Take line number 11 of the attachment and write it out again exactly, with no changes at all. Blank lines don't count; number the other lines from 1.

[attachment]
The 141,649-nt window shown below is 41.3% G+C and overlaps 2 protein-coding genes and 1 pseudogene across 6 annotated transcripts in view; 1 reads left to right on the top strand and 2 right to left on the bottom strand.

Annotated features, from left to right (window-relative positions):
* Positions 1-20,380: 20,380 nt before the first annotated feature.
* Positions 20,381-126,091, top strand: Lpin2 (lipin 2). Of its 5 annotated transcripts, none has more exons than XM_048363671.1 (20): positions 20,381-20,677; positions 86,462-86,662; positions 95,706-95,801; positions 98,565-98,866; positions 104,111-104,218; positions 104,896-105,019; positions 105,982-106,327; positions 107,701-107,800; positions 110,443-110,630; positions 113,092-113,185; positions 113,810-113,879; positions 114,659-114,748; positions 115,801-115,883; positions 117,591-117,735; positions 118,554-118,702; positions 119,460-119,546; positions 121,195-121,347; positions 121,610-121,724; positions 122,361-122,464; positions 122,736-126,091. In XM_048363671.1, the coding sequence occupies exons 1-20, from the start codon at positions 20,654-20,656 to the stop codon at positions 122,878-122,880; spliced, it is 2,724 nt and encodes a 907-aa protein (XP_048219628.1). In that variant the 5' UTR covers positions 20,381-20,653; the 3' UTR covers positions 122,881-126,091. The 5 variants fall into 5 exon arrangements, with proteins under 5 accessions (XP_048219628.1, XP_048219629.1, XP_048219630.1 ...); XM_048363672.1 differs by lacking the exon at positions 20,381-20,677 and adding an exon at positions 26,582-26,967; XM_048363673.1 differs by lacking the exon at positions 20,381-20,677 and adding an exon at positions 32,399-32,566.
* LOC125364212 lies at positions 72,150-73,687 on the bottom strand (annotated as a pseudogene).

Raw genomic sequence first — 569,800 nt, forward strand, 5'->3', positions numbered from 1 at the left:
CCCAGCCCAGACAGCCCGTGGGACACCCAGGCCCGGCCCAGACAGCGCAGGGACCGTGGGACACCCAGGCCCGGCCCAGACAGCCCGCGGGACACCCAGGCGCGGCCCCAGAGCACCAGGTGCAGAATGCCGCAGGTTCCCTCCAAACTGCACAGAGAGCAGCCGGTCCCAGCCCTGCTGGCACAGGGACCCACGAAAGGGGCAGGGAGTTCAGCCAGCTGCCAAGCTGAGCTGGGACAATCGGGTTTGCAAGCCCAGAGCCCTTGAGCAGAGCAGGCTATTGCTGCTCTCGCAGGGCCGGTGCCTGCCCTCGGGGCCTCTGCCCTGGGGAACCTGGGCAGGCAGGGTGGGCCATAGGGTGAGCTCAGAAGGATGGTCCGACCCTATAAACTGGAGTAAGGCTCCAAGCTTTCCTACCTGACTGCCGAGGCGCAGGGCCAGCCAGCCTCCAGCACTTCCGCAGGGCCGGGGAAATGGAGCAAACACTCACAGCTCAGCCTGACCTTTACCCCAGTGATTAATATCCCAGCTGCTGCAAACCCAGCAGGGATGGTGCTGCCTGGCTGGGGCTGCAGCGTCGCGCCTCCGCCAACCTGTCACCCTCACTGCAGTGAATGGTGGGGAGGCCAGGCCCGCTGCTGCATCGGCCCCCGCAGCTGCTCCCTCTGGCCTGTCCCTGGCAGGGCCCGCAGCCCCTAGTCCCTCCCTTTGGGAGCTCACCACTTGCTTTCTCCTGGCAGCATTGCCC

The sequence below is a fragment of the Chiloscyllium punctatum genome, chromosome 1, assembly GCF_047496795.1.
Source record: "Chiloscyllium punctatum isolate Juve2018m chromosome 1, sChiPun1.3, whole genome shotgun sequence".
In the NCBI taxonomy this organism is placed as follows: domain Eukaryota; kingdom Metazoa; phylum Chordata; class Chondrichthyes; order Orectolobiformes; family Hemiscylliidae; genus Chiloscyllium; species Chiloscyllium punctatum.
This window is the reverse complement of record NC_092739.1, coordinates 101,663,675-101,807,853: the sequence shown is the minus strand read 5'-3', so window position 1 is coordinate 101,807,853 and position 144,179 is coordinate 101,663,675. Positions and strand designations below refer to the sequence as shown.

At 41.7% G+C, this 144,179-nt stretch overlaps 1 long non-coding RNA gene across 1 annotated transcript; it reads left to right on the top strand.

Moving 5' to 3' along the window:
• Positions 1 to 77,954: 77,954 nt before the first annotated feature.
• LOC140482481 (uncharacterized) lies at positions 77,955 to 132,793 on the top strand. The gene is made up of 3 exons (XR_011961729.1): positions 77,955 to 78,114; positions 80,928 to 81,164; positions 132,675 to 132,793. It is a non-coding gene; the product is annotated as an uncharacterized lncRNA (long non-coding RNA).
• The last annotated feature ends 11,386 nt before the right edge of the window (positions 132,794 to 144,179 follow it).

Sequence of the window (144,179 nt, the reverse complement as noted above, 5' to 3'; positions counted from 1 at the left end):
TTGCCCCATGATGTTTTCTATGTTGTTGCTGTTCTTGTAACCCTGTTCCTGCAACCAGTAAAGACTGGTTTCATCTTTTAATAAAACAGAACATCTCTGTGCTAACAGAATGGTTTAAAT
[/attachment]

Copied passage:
This window is the reverse complement of record NC_092739.1, coordinates 101,663,675-101,807,853: the sequence shown is the minus strand read 5'-3', so window position 1 is coordinate 101,807,853 and position 144,179 is coordinate 101,663,675. Positions and strand designations below refer to the sequence as shown.